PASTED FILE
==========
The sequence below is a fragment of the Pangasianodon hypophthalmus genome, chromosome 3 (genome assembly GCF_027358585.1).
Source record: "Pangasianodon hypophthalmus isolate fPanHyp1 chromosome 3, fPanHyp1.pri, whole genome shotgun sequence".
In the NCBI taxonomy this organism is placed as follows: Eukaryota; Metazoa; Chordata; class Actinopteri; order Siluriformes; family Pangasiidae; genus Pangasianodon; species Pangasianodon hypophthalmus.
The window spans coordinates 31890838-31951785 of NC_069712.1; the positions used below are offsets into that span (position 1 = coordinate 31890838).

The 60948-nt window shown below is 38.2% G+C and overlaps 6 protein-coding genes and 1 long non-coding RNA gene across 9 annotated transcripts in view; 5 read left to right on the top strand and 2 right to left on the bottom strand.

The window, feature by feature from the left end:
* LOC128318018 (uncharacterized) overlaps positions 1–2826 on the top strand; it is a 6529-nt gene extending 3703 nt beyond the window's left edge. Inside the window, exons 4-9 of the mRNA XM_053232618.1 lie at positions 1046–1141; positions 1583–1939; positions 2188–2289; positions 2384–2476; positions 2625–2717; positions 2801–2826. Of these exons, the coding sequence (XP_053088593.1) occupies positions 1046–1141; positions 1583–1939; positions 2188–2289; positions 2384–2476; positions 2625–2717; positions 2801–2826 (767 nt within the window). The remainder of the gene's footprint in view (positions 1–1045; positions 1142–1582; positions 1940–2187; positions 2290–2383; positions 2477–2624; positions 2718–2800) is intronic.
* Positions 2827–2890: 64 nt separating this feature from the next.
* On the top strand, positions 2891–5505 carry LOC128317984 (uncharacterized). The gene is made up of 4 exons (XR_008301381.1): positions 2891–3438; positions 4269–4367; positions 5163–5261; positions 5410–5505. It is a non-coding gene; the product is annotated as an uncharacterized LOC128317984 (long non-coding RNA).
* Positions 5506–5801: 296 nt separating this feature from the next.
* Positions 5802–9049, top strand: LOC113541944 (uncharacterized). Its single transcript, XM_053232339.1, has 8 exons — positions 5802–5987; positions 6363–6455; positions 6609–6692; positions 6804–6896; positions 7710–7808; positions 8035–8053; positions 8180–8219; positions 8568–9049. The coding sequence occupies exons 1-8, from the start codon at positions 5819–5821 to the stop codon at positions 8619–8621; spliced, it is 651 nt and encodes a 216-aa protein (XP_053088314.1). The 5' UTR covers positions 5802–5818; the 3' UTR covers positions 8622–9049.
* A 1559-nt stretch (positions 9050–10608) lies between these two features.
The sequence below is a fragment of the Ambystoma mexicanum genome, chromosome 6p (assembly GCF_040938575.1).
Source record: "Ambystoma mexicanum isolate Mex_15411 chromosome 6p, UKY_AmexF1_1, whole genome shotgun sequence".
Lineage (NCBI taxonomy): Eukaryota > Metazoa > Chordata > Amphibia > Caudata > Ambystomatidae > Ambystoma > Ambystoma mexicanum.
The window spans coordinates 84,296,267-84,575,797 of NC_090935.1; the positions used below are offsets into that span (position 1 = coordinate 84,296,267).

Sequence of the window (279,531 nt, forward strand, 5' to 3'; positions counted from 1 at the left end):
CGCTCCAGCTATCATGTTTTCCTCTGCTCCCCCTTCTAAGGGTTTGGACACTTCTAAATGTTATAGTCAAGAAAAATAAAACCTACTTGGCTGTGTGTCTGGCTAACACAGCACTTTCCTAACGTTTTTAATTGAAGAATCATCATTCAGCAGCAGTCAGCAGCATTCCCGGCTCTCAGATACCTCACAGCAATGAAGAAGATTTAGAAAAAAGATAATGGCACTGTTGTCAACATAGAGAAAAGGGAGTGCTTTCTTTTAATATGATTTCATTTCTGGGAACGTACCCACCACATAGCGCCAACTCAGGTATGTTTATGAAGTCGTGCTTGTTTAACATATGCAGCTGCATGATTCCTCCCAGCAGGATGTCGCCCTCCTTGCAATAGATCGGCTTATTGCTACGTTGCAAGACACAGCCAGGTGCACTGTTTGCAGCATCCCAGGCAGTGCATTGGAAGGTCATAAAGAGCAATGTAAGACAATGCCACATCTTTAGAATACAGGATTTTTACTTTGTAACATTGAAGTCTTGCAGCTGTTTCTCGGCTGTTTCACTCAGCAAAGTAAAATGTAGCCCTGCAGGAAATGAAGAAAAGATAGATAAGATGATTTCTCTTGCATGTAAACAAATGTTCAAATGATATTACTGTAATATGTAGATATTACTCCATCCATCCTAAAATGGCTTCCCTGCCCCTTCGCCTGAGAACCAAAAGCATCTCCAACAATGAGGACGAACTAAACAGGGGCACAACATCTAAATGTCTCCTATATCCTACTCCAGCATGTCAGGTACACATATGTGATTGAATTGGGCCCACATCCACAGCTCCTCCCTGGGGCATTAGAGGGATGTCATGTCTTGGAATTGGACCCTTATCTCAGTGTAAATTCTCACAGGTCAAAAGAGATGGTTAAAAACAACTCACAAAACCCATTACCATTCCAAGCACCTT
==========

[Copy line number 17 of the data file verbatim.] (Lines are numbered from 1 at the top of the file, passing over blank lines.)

Sequence of the window (279,531 nt, forward strand, 5' to 3'; positions counted from 1 at the left end):